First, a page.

Peter Thiel funding herpes vaccine test outside of US safety rules

Peter Thiel funding herpes vaccine test outside of US safety rules
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Prominent tech investor Peter Thiel is putting money into offshore testing of an experimental herpes vaccine that circumvents U.S. safety rules on human trials.

Thiel, who has advised President TrumpDonald John TrumpTrump: 'I don't trust everybody in the White House' JPMorgan CEO withdraws from Saudi conference Trump defends family separations at border MORE, is part of a group investing $7 million into the research, according to Kaiser Health News.


Researchers conducted tests of the vaccines on the Caribbean island of St. Kitts without oversight from the Food and Drug Administration (FDA) or any other U.S. regulators. Participants in the study were mostly Americans with herpes who were flown to the island.

“What they’re doing is patently unethical,” Jonathan Zenilman, chief of Johns Hopkins Bayview Medical Center’s Infectious Diseases Division, told Kaiser Health News. “There’s a reason why researchers rely on these protections. People can die.”

Investors who put money into the company with Thiel say the study challenges what they see as onerous regulations at the FDA. Robert Califf, a former FDA commissioner, called the tests “wrong” but told Kaiser that they were still legal.

Thiel has been critical of the FDA’s policies. He has said in an interview that “you would not be able to invent the polio vaccine today,” because of government regulations.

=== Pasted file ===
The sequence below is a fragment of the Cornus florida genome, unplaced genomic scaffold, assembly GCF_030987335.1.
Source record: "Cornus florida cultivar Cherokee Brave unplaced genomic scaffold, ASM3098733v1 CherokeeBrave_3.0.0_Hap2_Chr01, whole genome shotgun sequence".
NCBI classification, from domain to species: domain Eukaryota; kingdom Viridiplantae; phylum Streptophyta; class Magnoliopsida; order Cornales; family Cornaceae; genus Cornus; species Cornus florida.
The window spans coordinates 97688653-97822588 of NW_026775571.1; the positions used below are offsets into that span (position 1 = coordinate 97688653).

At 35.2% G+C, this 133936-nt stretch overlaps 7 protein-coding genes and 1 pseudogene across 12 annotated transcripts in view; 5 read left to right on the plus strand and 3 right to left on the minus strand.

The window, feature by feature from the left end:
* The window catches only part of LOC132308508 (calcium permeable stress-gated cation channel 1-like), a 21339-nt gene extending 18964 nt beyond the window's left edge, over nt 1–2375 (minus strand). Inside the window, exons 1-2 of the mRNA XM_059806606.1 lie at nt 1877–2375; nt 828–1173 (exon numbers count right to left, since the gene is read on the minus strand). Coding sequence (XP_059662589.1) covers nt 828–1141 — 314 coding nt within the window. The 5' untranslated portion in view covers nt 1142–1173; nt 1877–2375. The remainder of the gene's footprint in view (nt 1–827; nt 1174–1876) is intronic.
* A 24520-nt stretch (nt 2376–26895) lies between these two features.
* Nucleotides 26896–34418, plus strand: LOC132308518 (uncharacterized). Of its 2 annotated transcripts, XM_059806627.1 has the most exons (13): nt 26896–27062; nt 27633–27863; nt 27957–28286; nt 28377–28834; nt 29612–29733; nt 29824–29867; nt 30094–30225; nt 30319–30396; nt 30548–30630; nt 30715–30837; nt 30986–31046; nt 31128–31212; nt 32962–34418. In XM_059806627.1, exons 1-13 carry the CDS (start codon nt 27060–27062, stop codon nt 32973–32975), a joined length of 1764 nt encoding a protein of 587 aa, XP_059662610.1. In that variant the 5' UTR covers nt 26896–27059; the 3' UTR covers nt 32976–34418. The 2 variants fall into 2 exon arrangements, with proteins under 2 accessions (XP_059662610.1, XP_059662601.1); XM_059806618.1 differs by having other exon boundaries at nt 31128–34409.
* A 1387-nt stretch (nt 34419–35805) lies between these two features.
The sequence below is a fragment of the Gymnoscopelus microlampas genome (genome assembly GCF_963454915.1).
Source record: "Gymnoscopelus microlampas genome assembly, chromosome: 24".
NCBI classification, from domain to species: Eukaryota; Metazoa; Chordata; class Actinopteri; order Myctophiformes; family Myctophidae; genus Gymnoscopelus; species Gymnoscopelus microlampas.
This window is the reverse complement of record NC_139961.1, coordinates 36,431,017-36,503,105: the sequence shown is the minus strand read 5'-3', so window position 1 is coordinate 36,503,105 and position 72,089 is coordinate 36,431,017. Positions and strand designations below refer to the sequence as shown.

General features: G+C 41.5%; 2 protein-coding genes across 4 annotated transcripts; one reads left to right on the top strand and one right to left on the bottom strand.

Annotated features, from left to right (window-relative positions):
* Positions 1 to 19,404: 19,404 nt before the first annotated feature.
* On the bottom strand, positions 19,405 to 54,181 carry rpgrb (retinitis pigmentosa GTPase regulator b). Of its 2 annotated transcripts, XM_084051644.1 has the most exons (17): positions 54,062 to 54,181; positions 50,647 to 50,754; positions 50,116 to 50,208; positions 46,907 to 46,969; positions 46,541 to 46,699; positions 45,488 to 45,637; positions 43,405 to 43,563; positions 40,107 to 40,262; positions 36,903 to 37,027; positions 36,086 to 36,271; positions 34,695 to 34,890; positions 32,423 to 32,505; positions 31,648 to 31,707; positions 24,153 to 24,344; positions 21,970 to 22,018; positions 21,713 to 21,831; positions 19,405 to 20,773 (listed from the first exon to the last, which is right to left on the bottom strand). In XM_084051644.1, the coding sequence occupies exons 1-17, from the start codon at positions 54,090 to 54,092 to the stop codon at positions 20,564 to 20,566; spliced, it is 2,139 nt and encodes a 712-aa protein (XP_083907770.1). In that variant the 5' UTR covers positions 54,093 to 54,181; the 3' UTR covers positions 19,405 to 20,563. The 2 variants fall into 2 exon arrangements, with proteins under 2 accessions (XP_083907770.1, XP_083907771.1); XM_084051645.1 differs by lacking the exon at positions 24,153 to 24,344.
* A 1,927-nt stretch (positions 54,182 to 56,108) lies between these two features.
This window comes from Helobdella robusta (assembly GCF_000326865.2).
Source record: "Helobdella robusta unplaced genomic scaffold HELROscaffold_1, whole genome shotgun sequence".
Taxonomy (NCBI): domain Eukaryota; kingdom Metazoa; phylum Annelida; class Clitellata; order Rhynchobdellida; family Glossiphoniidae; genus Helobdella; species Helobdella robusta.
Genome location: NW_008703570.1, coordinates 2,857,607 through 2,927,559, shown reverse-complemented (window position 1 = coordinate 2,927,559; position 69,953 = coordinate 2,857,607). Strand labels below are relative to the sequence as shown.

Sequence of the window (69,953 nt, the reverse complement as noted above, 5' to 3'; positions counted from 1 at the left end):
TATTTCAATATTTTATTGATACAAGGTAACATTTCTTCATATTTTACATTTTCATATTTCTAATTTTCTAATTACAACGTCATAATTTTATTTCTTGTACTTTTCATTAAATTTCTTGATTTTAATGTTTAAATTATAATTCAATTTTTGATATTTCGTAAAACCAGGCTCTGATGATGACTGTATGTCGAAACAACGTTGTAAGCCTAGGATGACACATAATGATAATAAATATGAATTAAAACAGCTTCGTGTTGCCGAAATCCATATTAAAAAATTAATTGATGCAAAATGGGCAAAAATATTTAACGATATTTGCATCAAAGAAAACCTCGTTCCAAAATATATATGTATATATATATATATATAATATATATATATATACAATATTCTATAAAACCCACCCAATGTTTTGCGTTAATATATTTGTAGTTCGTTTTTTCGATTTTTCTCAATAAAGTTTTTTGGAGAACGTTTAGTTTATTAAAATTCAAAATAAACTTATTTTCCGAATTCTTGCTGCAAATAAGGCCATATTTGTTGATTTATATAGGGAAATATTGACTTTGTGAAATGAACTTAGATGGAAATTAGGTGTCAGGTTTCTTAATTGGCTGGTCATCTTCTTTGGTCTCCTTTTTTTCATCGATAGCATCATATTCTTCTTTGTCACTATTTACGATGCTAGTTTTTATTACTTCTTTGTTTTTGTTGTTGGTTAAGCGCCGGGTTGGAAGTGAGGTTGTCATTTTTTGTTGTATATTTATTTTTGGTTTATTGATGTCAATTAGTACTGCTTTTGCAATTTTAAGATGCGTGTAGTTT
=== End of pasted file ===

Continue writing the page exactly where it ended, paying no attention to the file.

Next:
Researchers at the group, Rational Vaccines, defended their safety protocols, saying that participants had little risk of being harmed since they already had herpes.

Critics of Rational Vaccines’s test also hammered Southern Illinois University (SIU), which released a press release touting the offshore study in February and characterizing the FDA as excessively slow and inefficient.

"With oversight from the U.S. Food and Drug Administration (FDA), the process to bring a vaccine to market in the United States may take 20 years or longer,” SIU wrote in the release. “Research scientists have a common term for the waiting game that occurs as the review process drags on, capital funding dries up and uncertainty and costs mount: ‘The Valley of Death.' "

SIU is a patent holder of the vaccine, but it told Kaiser it doesn’t have any legal liabilities because it was not involved in Rational Vaccines test.

“SIU School of Medicine did not have any involvement in Rational Vaccines’s clinical trial,” SIU spokeswoman Karen Carlson told Kaiser. “But we are confident that as the chief scientific officer of Rational Vaccines, Dr. Halford followed safety protocols appropriate to the clinical trial.”